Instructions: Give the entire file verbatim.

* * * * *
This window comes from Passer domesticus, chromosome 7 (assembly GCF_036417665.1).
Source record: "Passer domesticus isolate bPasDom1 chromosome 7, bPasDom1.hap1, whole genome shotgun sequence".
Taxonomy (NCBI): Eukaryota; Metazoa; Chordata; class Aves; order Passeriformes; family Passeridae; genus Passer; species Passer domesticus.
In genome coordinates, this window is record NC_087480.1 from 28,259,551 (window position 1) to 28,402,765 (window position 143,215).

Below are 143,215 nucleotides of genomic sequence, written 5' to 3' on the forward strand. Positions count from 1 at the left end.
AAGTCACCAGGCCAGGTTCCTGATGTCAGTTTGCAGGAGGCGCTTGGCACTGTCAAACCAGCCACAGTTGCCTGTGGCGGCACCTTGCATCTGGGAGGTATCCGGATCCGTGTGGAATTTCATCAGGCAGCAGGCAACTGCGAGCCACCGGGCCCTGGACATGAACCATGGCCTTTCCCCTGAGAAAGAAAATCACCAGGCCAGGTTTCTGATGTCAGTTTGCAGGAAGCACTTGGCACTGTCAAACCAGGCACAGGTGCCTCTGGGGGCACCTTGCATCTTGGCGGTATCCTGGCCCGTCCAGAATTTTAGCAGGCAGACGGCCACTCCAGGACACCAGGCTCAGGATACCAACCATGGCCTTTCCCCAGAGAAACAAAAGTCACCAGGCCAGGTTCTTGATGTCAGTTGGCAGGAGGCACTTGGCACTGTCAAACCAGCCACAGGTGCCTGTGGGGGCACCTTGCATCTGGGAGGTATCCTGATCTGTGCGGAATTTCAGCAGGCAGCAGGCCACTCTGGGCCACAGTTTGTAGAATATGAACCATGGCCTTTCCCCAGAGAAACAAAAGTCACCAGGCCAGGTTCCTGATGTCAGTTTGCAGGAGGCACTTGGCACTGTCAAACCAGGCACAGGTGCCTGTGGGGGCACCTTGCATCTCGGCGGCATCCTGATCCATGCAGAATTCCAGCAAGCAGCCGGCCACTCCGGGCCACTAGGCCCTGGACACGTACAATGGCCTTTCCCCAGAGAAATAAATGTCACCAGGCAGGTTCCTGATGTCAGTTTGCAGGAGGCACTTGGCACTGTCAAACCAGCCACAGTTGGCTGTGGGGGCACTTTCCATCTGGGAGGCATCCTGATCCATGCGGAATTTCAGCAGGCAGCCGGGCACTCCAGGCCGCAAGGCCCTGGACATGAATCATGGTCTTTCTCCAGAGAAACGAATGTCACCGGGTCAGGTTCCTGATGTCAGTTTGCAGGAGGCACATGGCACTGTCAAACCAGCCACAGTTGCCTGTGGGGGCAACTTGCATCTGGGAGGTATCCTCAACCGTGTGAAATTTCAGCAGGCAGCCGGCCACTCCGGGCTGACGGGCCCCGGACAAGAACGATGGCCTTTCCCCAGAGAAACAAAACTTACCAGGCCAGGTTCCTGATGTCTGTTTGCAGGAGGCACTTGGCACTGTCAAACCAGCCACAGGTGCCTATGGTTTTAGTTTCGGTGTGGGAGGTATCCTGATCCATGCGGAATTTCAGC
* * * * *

This window comes from Passer domesticus, chromosome 7 (assembly GCF_036417665.1).
Source record: "Passer domesticus isolate bPasDom1 chromosome 7, bPasDom1.hap1, whole genome shotgun sequence".
Taxonomy (NCBI): Eukaryota; Metazoa; Chordata; class Aves; order Passeriformes; family Passeridae; genus Passer; species Passer domesticus.
In genome coordinates, this window is record NC_087480.1 from 28,259,551 (window position 1) to 28,402,765 (window position 143,215).

Below are 143,215 nucleotides of genomic sequence, written 5' to 3' on the forward strand. Positions count from 1 at the left end.
AAGTCACCAGGCCAGGTTCCTGATGTCAGTTTGCAGGAGGCGCTTGGCACTGTCAAACCAGCCACAGTTGCCTGTGGCGGCACCTTGCATCTGGGAGGTATCCGGATCCGTGTGGAATTTCATCAGGCAGCAGGCAACTGCGAGCCACCGGGCCCTGGACATGAACCATGGCCTTTCCCCTGAGAAAGAAAATCACCAGGCCAGGTTTCTGATGTCAGTTTGCAGGAAGCACTTGGCACTGTCAAACCAGGCACAGGTGCCTCTGGGGGCACCTTGCATCTTGGCGGTATCCTGGCCCGTCCAGAATTTTAGCAGGCAGACGGCCACTCCAGGACACCAGGCTCAGGATACCAACCATGGCCTTTCCCCAGAGAAACAAAAGTCACCAGGCCAGGTTCTTGATGTCAGTTGGCAGGAGGCACTTGGCACTGTCAAACCAGCCACAGGTGCCTGTGGGGGCACCTTGCATCTGGGAGGTATCCTGATCTGTGCGGAATTTCAGCAGGCAGCAGGCCACTCTGGGCCACAGTTTGTAGAATATGAACCATGGCCTTTCCCCAGAGAAACAAAAGTCACCAGGCCAGGTTCCTGATGTCAGTTTGCAGGAGGCACTTGGCACTGTCAAACCAGGCACAGGTGCCTGTGGGGGCACCTTGCATCTCGGCGGCATCCTGATCCATGCAGAATTCCAGCAAGCAGCCGGCCACTCCGGGCCACTAGGCCCTGGACACGTACAATGGCCTTTCCCCAGAGAAATAAATGTCACCAGGCAGGTTCCTGATGTCAGTTTGCAGGAGGCACTTGGCACTGTCAAACCAGCCACAGTTGGCTGTGGGGGCACTTTCCATCTGGGAGGCATCCTGATCCATGCGGAATTTCAGCAGGCAGCCGGGCACTCCAGGCCGCAAGGCCCTGGACATGAATCATGGTCTTTCTCCAGAGAAACGAATGTCACCGGGTCAGGTTCCTGATGTCAGTTTGCAGGAGGCACATGGCACTGTCAAACCAGCCACAGTTGCCTGTGGGGGCAACTTGCATCTGGGAGGTATCCTCAACCGTGTGAAATTTCAGCAGGCAGCCGGCCACTCCGGGCTGACGGGCCCCGGACAAGAACGATGGCCTTTCCCCAGAGAAACAAAACTTACCAGGCCAGGTTCCTGATGTCTGTTTGCAGGAGGCACTTGGCACTGTCAAACCAGCCACAGGTGCCTATGGTTTTAGTTTCGGTGTGGGAGGTATCCTGATCCATGCGGAATTTCAGC